Guitarist Derek Murray works with comic Tommy Tiernan, Jimmy Higgins plays with Christy Moore, Cormac Dunne is an in-demand drummer with several groups, and Steve's brother, Joe Wall, teaches in the BIMM music college.

As an actor, Steve has starred in Vikings, Raised By Wolves and The Witcher on Netflix, and he recently played a central role in RTE's Sunday night drama, The South Westerlies, alongside Patrick Bergin and Orla Brady.

"I loved playing Baz and it was the first time I got a long enough run to develop a character and give him little quirks," Steve adds. "I hope they make a second season, it was great fun."

  • The Stunning's 30th anniversary album and book, Paradise In The Picturehouse, is now available from thestunning.net

Singer Steve reveals family tragedy

Steve Wall told yesterday how his family are still coming to terms with the tragic death of his three-year-old niece Estlin after a car crash in 2017.

The horrific incident, in which a truck driver was later convicted of careless driving, has also left Estlin’s dad, Steve’s brother Vincent, with life-changing injuries.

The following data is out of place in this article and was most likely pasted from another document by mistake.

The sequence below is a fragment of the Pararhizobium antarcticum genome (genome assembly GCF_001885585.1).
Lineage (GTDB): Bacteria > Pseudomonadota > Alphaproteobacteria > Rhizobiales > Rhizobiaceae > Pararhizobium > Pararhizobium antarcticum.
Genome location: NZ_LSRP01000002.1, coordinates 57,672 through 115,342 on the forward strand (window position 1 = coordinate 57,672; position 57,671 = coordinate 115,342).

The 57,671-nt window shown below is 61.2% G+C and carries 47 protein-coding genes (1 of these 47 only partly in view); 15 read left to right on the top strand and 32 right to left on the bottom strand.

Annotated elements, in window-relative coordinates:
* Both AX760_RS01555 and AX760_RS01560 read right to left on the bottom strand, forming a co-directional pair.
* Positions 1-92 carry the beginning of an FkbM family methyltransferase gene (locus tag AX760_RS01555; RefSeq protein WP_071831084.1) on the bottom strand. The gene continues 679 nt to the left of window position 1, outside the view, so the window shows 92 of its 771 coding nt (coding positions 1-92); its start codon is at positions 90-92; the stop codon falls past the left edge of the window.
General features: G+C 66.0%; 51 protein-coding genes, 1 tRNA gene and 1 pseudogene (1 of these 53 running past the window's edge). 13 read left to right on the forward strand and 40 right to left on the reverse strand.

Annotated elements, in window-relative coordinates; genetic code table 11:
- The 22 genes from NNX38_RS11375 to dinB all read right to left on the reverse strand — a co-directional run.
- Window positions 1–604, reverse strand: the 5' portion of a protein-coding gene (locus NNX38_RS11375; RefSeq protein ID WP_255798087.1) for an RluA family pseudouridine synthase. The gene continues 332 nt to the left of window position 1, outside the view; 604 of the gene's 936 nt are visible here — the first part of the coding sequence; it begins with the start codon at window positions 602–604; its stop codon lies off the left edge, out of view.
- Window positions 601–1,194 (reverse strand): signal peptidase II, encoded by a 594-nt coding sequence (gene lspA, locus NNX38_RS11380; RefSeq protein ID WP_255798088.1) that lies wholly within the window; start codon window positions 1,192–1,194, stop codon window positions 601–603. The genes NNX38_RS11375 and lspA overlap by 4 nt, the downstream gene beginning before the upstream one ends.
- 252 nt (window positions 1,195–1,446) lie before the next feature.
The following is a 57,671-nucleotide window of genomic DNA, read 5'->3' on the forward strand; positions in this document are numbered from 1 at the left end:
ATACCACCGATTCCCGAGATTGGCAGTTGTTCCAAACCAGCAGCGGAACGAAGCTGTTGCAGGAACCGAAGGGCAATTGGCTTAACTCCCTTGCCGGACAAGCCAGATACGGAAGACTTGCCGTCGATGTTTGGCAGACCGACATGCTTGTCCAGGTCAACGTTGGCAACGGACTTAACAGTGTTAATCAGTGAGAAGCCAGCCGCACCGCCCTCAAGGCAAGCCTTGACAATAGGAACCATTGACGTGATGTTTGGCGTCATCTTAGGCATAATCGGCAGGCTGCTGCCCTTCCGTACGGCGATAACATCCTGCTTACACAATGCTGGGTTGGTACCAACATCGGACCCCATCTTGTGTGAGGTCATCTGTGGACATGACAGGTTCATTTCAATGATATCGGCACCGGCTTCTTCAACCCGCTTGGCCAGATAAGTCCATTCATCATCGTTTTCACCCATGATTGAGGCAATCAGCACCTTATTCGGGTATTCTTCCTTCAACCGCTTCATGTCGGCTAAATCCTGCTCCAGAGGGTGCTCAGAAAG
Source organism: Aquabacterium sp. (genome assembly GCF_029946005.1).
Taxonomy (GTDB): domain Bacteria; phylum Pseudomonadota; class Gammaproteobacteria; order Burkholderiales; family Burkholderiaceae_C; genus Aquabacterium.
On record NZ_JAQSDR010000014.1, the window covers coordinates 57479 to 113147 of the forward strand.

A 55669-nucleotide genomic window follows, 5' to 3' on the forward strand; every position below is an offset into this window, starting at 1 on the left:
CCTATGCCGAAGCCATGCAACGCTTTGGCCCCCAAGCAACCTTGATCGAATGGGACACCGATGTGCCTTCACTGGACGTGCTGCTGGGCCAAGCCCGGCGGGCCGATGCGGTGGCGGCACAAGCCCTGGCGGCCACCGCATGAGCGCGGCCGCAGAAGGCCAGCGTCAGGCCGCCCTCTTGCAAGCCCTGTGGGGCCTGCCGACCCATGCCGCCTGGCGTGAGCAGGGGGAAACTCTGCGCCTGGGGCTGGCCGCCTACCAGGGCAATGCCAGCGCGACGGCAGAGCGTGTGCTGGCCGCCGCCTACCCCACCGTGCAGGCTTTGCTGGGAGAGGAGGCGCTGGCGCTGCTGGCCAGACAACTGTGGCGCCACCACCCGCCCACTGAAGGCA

However, Steve says Vincent and his American-born wife Amy have now been blessed with a daughter, Lucy, who was born in May. The couple also have a son, Mannix, who will be four this Christmas. “Vincent and Amy have now got their hands full with Lucy, it’s been a really positive thing for them and a great distraction,” he said.

H However, Steve reveals that Vincent now has to live with the damage caused to his body.

“He still has issues that are invisible to the eye, things that he has going on, little tremors and issues with his peripheral vision,” Steve says. “The crash left him with pretty bad tinnitus as well, which he hadn’t had beforehand.”

H In May, the DPP appealed against the sentence imposed on truck driver Senan O’Flaherty (63) for careless driving causing the death of Estlin Wall and serious bodily harm to her father, Vincent.

In April at Ennis Circuit Court, Judge Gerald Keys imposed a €750 fine on O’Flaherty, of Lower Gowerhass, Cooraclare, for the careless driving causing death of Estlin Wall, and a €750 fine for careless driving causing serious bodily harm to Vincent Wall on March 15, 2017. He also imposed a mandatory four-year driving ban.